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Journal of Medical Ultrasonics

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1995 - Vol.22

Vol.22 No.10

Case Report(症例報告)

(0721 - 0728)


Ultrasonographic Appearance of Angiomyolipoma of the Liver

井利 雅信1, 渡邊 五朗1, 竹内 和男2, 松田 正道1

Masanobu IRI1, Goro WATANABE1, Kazuo TAKEUCHI2, Masamichi MATSUDA1

1虎の門病院消化器外科, 2虎の門病院消化器内科

1Department of Surgery, Toranomon Hospital, 2Department of Gastroenterology, Toranomon Hospital

キーワード : Acoustic shadow, Hepatic angiomyolipoma, Hepatic hemangioma, Hepatic hyperechoic tumor, Ultrasonography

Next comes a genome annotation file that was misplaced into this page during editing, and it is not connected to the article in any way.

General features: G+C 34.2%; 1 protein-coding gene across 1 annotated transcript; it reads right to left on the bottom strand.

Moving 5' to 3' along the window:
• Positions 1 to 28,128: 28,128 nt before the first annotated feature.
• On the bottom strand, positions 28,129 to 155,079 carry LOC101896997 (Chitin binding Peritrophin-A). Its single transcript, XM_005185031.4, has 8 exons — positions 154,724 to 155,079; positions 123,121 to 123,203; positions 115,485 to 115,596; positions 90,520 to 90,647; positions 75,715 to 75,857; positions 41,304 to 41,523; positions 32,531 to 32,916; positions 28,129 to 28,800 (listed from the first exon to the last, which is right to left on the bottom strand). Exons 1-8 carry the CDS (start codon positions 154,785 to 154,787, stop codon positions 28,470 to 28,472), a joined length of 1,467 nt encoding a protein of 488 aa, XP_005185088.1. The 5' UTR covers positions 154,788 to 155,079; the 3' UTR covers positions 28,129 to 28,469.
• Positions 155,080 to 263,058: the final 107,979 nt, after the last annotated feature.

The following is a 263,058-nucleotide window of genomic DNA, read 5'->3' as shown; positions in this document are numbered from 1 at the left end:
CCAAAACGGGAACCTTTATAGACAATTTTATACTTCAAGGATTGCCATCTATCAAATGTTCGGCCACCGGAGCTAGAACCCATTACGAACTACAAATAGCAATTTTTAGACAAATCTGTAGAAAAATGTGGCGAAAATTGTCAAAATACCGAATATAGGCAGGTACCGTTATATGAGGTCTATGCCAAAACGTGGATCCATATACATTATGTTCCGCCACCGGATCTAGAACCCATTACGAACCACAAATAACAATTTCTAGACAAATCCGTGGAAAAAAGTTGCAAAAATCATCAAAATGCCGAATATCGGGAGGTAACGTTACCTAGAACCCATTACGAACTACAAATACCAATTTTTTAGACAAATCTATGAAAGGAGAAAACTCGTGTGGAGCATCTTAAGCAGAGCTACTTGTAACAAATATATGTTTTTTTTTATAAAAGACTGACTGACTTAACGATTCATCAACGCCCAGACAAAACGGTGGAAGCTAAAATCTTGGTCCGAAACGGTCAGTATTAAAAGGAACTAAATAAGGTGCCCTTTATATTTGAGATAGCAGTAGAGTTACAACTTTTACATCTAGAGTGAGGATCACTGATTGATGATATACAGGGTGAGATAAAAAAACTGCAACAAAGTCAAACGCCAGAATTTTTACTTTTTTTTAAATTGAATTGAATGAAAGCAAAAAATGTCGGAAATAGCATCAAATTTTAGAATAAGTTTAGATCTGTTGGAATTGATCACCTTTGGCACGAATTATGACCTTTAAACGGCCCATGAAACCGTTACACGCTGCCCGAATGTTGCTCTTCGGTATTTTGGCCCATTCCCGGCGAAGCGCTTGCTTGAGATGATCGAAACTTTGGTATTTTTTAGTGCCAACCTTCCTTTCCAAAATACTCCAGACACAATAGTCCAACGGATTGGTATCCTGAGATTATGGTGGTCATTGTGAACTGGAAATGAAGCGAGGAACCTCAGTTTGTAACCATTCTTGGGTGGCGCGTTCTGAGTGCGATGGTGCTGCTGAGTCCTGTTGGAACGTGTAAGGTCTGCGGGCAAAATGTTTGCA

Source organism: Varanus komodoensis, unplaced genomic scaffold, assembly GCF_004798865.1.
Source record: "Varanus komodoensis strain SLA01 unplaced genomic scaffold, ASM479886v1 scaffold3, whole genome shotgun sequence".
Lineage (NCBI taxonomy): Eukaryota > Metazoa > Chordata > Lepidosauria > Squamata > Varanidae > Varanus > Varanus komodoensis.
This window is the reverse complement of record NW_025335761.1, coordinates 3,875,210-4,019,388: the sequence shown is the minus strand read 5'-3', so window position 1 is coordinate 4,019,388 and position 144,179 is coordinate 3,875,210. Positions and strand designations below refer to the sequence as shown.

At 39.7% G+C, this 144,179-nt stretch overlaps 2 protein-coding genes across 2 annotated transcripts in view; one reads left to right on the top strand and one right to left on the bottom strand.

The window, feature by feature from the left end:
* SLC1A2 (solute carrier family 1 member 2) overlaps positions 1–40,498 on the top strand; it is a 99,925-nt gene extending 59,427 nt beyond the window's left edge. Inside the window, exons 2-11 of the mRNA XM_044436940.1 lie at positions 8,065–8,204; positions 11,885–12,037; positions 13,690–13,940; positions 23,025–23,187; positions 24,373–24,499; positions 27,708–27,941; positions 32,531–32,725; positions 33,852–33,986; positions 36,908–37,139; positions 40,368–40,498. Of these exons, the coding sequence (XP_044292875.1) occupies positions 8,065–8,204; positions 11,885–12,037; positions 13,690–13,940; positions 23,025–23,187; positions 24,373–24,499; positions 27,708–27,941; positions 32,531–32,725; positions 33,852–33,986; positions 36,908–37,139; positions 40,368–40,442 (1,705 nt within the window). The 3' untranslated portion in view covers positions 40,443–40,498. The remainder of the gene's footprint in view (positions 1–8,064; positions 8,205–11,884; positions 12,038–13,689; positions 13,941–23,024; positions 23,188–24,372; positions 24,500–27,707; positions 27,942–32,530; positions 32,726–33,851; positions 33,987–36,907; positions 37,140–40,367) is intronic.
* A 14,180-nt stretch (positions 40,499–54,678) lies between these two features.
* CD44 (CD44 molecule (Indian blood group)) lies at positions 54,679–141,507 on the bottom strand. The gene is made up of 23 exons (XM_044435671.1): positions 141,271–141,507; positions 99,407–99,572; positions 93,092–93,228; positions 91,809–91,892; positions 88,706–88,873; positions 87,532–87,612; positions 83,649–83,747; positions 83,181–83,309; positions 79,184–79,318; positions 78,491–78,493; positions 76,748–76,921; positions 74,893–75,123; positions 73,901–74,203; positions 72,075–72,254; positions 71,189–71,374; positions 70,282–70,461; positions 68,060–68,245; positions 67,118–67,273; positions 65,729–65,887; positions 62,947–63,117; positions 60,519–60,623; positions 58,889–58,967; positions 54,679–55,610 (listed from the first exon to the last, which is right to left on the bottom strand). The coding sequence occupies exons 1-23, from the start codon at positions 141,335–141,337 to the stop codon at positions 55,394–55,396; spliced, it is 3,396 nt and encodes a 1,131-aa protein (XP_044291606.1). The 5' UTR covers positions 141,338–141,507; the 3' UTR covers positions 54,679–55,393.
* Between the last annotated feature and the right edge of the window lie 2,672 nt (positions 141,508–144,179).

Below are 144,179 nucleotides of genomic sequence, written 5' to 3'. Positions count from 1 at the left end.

We report two cases of clinically rare angiomyolipomas of the liver and their ultrasonographic appearance. Case 1 was that of a 68-year-old woman with cancer of the transverse colon who had a preoperative ultrasonographic examination that disclosed a hyperechoic knobby tumor in the liver. The tumor had a well-defined, slightly irregular contour measuring 3.5 cm in diameter at the surface of segment 8. It was brighter than the usual hemangioma and had a slight acoustic shadow. A postcontrast CT scan revealed a low-density mass with a clear margin, suggesting a fat component. The density of the marginal part was high. Abdominal digital subtraction angiography showed a markedly hypervascular tumor in the arterial phase and heterogeneous tumor staining in the capillary phase. The transverse colon and part of segment 8 of the liver were resected. Histological diagnosis showed the lesion to be a hepatic angiomyolipoma consisting of mature fat cells, vessels, and smooth-muscle tissues. In case 2, routine physical examination disclosed a hepatic hemangioma in a 40-year-old man. He was admitted to this institution because of epigastralgia. Ultrasonography disclosed a hyperechoic knobby tumor with a well-defined, slightly irregular contour measuring 3.5 cm in diameter at the surface of segment 8 of the liver. This, too, was brighter than usual hemangioma with a clear acoustic shadow, and abdominal CT scan and digital subtraction angiography showed findings similar to those reported in case 1. Both T1- and T2-weighted images showed high intensity on abdominal MRI study. Part of liver segment 8 was resected; the histological diagnosis was hepatic angiomyolipoma. In this case, there were hepatocytes and foamy macrophages among the fat cells. Ultrasonographic findings of a hepatic angiomyolipoma have been reported to be a hyperechoic knobby tumor with a well-defined and slightly irregular contour. The echogenecity of the tumor is brighter than that of the usual hemangioma, and the tumor sometimes has an acoustic shadow. An acoustic shadow behind a bright hepatic tumor like those described here may provide a clue for diagnosing angiomyolipomas.